In light of this baking ideology, and the approaching holiday, I set out to spice up a seasonal favorite – cornbread.  I’ve had some stone-ground cornmeal hanging out in my apartment for a while now – remnants of a one-off chili and cornbread night – and it’s been begging to be used.  I think it felt left out because every time I reached into the cabinet to pull out my baking ingredients, I passed it over in favor of WWWF or whole wheat pastry flour.   I figured it deserved its moment in the spotlight too, but what to do with it?

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Maple Banana Cornbread sounds good to me!  This is a really fun recipe that has no added fat and is very low in sugar – but you can’t even tell!  I think that’s awesome.  Just make sure you use a cornmeal that’s 100% whole grain to keep it 100% whole foods.

Recipe:

1 cup stone ground cornmeal

3/4 cup white whole wheat flour

1 teaspoon cinnamon

1/2  teaspoon salt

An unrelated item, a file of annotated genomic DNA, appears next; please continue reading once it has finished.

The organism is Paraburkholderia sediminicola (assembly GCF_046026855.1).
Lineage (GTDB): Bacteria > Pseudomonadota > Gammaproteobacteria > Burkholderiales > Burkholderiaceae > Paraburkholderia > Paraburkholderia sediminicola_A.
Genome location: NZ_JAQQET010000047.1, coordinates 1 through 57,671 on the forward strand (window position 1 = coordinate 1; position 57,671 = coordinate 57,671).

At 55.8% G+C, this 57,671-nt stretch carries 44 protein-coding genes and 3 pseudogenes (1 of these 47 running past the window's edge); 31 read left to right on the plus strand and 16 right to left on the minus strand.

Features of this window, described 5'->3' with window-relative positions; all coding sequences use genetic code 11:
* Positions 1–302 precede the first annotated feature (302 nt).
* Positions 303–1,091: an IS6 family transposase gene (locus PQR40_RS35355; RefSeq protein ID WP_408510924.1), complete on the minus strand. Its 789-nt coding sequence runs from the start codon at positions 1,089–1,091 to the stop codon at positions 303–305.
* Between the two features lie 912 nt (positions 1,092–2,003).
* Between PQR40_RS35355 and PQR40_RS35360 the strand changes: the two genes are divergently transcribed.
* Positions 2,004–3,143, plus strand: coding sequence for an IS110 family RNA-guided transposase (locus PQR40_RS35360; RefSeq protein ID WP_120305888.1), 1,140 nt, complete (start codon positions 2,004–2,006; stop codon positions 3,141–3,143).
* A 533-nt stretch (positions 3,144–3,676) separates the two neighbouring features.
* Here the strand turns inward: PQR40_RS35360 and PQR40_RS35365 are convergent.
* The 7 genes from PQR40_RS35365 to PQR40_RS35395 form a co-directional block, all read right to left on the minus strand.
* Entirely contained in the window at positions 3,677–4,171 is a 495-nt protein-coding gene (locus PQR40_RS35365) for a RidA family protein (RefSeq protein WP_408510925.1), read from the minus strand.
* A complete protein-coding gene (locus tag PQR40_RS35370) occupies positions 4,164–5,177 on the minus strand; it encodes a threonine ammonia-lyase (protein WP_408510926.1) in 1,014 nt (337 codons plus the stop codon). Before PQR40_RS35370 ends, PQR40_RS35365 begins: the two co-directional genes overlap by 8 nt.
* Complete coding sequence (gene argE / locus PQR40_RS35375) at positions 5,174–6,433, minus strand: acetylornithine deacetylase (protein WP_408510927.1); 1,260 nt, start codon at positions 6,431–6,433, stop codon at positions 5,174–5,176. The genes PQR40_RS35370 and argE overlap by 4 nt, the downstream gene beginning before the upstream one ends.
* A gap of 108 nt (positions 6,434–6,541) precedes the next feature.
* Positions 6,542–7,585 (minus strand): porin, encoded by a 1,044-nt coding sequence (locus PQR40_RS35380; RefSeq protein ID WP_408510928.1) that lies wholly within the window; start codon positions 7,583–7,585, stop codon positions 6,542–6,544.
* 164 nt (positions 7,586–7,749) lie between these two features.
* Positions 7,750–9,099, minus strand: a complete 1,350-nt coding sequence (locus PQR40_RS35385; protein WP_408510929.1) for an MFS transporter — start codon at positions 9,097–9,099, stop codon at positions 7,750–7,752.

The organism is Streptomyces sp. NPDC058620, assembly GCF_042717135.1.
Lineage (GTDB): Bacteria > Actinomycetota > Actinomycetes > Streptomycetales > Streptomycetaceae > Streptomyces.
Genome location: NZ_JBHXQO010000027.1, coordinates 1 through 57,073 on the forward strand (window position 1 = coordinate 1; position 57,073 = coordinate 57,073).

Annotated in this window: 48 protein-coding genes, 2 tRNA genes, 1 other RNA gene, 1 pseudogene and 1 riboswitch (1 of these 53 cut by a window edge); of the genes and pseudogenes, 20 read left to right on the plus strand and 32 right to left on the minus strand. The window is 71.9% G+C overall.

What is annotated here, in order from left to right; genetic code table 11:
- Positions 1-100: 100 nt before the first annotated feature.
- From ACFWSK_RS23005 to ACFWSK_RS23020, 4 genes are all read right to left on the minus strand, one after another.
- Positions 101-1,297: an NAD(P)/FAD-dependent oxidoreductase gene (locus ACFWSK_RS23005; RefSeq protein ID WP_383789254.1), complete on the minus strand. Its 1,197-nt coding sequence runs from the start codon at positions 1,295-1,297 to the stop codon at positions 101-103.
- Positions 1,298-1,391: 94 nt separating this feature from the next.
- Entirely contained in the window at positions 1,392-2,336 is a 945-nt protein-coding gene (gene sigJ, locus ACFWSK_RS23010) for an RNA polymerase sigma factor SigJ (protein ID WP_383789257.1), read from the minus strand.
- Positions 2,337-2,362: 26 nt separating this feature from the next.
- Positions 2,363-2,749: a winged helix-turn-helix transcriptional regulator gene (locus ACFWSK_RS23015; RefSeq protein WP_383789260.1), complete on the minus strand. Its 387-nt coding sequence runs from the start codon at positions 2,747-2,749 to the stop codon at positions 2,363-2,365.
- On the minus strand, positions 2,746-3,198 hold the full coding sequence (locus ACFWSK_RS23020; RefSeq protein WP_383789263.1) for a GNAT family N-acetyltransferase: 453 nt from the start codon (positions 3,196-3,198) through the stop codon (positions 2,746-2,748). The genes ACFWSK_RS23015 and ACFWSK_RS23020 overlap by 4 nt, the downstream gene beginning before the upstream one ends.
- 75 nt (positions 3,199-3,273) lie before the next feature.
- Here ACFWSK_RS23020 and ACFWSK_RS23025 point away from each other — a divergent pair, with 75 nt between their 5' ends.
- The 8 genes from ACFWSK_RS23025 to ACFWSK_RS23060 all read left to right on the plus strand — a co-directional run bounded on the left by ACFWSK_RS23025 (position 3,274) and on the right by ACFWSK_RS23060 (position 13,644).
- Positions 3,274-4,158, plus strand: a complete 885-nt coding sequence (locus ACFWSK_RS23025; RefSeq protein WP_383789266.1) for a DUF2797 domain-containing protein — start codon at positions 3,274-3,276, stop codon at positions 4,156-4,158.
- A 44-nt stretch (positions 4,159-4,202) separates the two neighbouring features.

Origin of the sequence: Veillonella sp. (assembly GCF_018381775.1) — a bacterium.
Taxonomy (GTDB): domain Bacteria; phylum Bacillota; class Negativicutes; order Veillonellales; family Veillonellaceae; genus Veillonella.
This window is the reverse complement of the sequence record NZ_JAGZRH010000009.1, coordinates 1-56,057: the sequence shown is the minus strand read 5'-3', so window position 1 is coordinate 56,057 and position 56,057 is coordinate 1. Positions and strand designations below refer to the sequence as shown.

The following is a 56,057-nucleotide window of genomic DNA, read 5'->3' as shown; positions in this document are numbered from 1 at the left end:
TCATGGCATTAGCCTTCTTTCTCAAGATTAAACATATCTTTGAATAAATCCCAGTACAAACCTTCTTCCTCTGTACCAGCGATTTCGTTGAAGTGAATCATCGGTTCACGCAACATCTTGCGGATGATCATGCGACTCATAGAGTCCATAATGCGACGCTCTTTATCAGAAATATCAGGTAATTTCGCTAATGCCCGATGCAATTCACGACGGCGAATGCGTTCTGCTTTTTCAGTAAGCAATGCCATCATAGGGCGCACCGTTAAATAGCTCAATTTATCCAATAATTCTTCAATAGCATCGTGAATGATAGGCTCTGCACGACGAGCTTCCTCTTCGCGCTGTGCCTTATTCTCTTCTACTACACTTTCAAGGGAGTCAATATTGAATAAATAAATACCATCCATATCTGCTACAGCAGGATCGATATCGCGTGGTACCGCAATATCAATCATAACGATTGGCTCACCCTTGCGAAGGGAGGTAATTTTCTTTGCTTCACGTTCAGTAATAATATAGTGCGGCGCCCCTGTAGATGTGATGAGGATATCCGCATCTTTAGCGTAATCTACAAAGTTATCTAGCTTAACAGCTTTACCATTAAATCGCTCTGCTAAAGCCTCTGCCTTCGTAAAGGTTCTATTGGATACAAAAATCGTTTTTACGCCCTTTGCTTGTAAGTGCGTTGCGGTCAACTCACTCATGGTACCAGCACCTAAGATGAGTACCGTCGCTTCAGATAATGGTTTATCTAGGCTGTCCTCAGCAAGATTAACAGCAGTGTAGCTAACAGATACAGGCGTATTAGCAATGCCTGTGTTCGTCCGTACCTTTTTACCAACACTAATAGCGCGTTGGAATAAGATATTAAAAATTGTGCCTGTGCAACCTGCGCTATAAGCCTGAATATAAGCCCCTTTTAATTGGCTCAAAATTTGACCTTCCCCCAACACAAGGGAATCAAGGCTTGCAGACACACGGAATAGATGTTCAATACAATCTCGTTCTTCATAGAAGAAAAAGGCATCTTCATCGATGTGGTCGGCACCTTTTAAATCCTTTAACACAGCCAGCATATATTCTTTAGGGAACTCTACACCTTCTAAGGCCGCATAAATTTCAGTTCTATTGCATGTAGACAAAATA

1 teaspoon baking soda

2 medium bananas, mashed

1/2 cup maple syrup

1 egg white

1/2 cup skim milk

Preheat the oven to 350*F. Spray an 8 x 4-inch loaf pan with cooking spray and set aside.  In a large bowl, mix cornmeal, white whole wheat flour, cinnamon, salt and baking soda.  In a separate bowl, mix together bananas, maple syrup, egg white and skim milk.  Stir the banana mixture into the dry ingredients until just blended. Pour into prepared pan and bake for about 35-40 minutes.

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I’m really excited about my Maple Banana Cornbread because it came out exactly the way I was hoping it would.  It has the nutty flavor and slightly crumbly texture of cornbread with added sweetness and moistness from the maple syrup and bananas.  This one’s a keeper!

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I like the tops of sweet breads best because they’re the softest!

Do you have a spruced up cornbread recipe?  

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Contact